The Sons of Katie Elder

The Sons of Katie Elder
"First, we reunite, then find Ma and Pa's killer...then read some reviews."

Friday, February 6, 2015

Sol Madrid

Though the name might not be instantly recognizable, director Brian G. Hutton has been at the helm of two of my favorite movies, both of them WWII flicks, Where Eagles Dare and Kelly's Heroes. He only directed nine movies while also acting in film and television so those directing efforts? Gotta scoop them up when you can. Turner Classic Movies helped me out last week, screening 1968's Sol Madrid.

An undercover Interpol officer with a checkered past, Sol Madrid (David McCallum) has been tasked with possibly his most dangerous mission yet. A longtime right-hand man to a Mafia boss in NYC, Harry Mitchell (Pat Hingle) has gone rogue and stole $500,000 from the boss while running away with said boss' girlfriend. The catch? Mitchell has a computer-like mind and is able to remember everything he's ever done for the Mob. If Interpol or the FBI can bring him in and convince him to testify, the case is almost a sure thing against the Mafia. Madrid follows some leads and finds out that Mitchell has headed south of the border to Mexico and is hiding out with a rival mob boss in Acapulco. How can Madrid get to him and then convince him? Well, it starts with finding the mob boss' girlfriend, Stacey (Stella Stevens), and convincing her to help with the promise of protection. Can it all work out?

Even considering the very cool cast assembled here, I'd never even remotely heard of this one. But courtesy of TCM, here we sit! This is a movie I wanted to love but ended up only liking it. I'll get into the cast more in a bit, but it's NUTS! Filmed in Acapulco, featuring an appropriately quirky score from Lalo Schifrin, and a style and winding story that seems like a 1960s bizarre-o film noir...'Madrid' should have been better. That's it. It just should have been better in plain and simple words. This is a 1960s crime thriller that is missing that one special thing to make it a really solid, memorable flick. As is? It's okay, pretty cool in moments, kinda dumb/weird in others.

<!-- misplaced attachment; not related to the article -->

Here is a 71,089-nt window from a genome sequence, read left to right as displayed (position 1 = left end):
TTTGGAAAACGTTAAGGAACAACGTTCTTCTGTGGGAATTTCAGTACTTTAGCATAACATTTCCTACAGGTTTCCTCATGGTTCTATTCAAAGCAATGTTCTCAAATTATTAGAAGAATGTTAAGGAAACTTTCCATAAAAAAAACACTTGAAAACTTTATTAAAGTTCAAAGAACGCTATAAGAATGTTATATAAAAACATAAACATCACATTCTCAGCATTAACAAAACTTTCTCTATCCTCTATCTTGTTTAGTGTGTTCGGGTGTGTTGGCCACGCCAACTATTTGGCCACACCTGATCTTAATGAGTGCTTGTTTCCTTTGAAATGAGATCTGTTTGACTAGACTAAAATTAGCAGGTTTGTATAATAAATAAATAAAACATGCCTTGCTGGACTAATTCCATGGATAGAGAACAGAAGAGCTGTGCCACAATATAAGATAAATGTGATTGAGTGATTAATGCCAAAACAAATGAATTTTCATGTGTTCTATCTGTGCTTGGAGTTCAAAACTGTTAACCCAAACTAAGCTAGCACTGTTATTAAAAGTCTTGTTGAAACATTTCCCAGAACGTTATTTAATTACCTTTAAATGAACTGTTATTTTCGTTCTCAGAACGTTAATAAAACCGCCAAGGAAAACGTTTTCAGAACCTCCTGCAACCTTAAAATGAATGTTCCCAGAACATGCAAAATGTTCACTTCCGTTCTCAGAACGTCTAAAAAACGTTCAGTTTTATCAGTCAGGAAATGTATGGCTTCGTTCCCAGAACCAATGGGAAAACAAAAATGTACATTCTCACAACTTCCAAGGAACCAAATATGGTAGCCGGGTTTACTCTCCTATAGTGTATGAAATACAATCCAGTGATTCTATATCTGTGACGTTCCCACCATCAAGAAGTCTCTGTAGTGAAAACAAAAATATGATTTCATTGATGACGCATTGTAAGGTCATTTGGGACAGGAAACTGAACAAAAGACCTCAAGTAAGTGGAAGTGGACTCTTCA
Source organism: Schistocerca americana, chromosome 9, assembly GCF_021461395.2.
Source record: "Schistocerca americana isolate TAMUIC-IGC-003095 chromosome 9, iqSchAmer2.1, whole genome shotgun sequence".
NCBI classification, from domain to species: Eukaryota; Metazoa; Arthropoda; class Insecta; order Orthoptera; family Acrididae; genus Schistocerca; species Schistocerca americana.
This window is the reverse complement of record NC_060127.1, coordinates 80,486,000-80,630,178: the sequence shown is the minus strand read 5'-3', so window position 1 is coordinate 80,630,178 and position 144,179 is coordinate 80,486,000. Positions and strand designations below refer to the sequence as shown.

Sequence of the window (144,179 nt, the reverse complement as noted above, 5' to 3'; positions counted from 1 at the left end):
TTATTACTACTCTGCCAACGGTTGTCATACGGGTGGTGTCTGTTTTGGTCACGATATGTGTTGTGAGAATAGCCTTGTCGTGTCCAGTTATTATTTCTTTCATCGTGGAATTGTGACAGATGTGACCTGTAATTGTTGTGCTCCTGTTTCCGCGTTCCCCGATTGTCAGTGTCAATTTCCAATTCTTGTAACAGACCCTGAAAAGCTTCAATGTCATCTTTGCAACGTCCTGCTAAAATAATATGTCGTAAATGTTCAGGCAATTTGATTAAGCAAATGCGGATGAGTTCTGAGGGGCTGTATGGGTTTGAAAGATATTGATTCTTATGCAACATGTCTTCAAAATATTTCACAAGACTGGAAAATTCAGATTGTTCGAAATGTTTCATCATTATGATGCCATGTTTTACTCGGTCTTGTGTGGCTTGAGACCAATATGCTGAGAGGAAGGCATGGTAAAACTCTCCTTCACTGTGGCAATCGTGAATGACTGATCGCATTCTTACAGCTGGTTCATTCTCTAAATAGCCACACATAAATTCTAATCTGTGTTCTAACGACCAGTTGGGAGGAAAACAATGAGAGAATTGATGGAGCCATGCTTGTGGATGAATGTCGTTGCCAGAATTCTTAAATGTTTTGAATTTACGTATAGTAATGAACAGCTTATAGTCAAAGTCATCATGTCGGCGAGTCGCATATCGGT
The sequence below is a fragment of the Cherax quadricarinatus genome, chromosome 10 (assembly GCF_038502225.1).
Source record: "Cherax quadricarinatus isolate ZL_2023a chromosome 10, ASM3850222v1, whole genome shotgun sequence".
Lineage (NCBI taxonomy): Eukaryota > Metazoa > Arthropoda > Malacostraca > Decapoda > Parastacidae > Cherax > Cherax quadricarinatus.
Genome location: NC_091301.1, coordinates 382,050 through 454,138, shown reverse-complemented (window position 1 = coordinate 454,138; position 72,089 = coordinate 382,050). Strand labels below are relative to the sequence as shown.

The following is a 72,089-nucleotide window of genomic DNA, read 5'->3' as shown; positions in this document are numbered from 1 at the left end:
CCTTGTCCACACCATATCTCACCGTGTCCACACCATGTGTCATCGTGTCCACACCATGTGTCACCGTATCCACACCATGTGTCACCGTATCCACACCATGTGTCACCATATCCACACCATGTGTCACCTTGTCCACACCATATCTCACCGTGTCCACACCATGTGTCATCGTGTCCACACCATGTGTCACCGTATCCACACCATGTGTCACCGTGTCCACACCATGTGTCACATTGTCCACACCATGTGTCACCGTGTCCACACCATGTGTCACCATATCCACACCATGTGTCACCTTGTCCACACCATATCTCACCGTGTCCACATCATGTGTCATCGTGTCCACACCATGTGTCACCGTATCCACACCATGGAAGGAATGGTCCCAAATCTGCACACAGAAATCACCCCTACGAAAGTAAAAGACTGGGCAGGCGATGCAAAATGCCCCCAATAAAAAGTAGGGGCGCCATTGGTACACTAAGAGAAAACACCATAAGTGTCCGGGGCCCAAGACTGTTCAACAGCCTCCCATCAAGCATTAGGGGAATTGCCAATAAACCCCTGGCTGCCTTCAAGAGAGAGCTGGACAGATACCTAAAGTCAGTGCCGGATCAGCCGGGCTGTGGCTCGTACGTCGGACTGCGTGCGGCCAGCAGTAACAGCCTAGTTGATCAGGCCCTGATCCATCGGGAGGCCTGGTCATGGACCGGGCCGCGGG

That cast, it's worth watching just to see the collection of talent assembled. Let's start with the other Man from U.N.C.L.E., David McCallum himself. He never grew into a huge star -- he's probably most well-known for his Ducky role in NCIS -- but it's always cool to see him in a leading role, especially an anti-hero role like this. We meet Sol Madrid as he's resting in an apartment full of drugged-out heroin users. What an introduction! From there, it's one cold-blooded decision after another, all the while observing what's going on around him and planning steps in advance of everyone around him. Brutal, calculating and looking at the bottom line, Madrid risks it all over and over again. And that name? Sol Madrid?!? Sounds very fake, but damn, I wish I had a badass, ridiculously goofy and cool name like that.

I'm a sucker for ensemble casts though, and what we've got here for 'Madrid' is pretty impressive. Stevens specialized in these type of roles in the late 60s and early 70s as the damaged woman so it's right in her wheelhouse! She certainly has some fiery scenes with McCallum's Madrid. How about some tough guys?!? Hey, everybody, it's Telly Savalas as Emil Dietrich, a drug supplier with a rivalry against the Mafia! Next up, Ricardo Montalban as Jalisco, another undercover officer and Madrid's contact who may be too comfortable in his job. Oh, and there's Rip Torn as Villanova, the mob boss with a vengeful streak right up his back. Not a bad group, huh?

Also look for Paul Lukas as an older, experienced mobster, Michael Ansara as a Mexican police officer, Perry Lopez as Francisco, Dietrich's enforcer, and Michael Conrad as Scarpi, a mafia hitman tasked with killing Madrid and Stacey.

Probably the biggest flaw in this 90-minute flick is the story. It's far from pointed and doesn't seem to know where it's going, where it wants to end up. To get his hands on Mitchell, McCallum's Madrid partners up with Dietrich to bring huge amounts of heroin into the U.S. In a painfully slow scene, we actually see the smuggling effort, bringing an already slow pace down to a snail's speed. Things pick up in the final act with some good twists and finally some action, but as a whole, this isn't a consistent movie. Decent, pretty entertaining but with some serious flaws.

Sol Madrid (1968): ** 1/2 /****

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